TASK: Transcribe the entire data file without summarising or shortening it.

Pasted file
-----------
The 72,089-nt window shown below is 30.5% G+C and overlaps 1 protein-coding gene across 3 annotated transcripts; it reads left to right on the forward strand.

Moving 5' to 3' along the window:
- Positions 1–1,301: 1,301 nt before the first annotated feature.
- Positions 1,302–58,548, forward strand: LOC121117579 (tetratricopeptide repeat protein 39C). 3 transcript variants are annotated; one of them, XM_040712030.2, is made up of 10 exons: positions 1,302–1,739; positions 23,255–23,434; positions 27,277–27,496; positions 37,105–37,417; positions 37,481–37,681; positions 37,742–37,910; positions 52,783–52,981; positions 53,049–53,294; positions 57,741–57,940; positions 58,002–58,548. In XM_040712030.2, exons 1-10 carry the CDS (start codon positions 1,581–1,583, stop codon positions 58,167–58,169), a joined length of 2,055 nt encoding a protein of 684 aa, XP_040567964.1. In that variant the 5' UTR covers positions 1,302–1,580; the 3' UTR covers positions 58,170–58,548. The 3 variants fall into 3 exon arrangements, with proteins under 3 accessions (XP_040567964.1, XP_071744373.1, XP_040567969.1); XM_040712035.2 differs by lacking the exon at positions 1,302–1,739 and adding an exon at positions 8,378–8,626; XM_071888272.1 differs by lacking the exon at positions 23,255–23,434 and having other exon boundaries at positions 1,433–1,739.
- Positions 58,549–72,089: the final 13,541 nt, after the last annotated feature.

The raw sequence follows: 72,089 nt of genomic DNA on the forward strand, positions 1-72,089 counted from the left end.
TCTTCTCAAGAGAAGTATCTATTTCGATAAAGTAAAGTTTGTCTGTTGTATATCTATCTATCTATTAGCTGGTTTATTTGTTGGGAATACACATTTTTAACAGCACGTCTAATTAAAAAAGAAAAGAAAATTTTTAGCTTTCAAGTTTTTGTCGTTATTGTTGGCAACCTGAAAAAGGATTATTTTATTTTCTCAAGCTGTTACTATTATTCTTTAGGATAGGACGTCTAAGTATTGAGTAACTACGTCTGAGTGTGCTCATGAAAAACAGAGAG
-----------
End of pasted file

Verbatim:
The 72,089-nt window shown below is 30.5% G+C and overlaps 1 protein-coding gene across 3 annotated transcripts; it reads left to right on the forward strand.

Moving 5' to 3' along the window:
- Positions 1–1,301: 1,301 nt before the first annotated feature.
- Positions 1,302–58,548, forward strand: LOC121117579 (tetratricopeptide repeat protein 39C). 3 transcript variants are annotated; one of them, XM_040712030.2, is made up of 10 exons: positions 1,302–1,739; positions 23,255–23,434; positions 27,277–27,496; positions 37,105–37,417; positions 37,481–37,681; positions 37,742–37,910; positions 52,783–52,981; positions 53,049–53,294; positions 57,741–57,940; positions 58,002–58,548. In XM_040712030.2, exons 1-10 carry the CDS (start codon positions 1,581–1,583, stop codon positions 58,167–58,169), a joined length of 2,055 nt encoding a protein of 684 aa, XP_040567964.1. In that variant the 5' UTR covers positions 1,302–1,580; the 3' UTR covers positions 58,170–58,548. The 3 variants fall into 3 exon arrangements, with proteins under 3 accessions (XP_040567964.1, XP_071744373.1, XP_040567969.1); XM_040712035.2 differs by lacking the exon at positions 1,302–1,739 and adding an exon at positions 8,378–8,626; XM_071888272.1 differs by lacking the exon at positions 23,255–23,434 and having other exon boundaries at positions 1,433–1,739.
- Positions 58,549–72,089: the final 13,541 nt, after the last annotated feature.

The raw sequence follows: 72,089 nt of genomic DNA on the forward strand, positions 1-72,089 counted from the left end.
TCTTCTCAAGAGAAGTATCTATTTCGATAAAGTAAAGTTTGTCTGTTGTATATCTATCTATCTATTAGCTGGTTTATTTGTTGGGAATACACATTTTTAACAGCACGTCTAATTAAAAAAGAAAAGAAAATTTTTAGCTTTCAAGTTTTTGTCGTTATTGTTGGCAACCTGAAAAAGGATTATTTTATTTTCTCAAGCTGTTACTATTATTCTTTAGGATAGGACGTCTAAGTATTGAGTAACTACGTCTGAGTGTGCTCATGAAAAACAGAGAG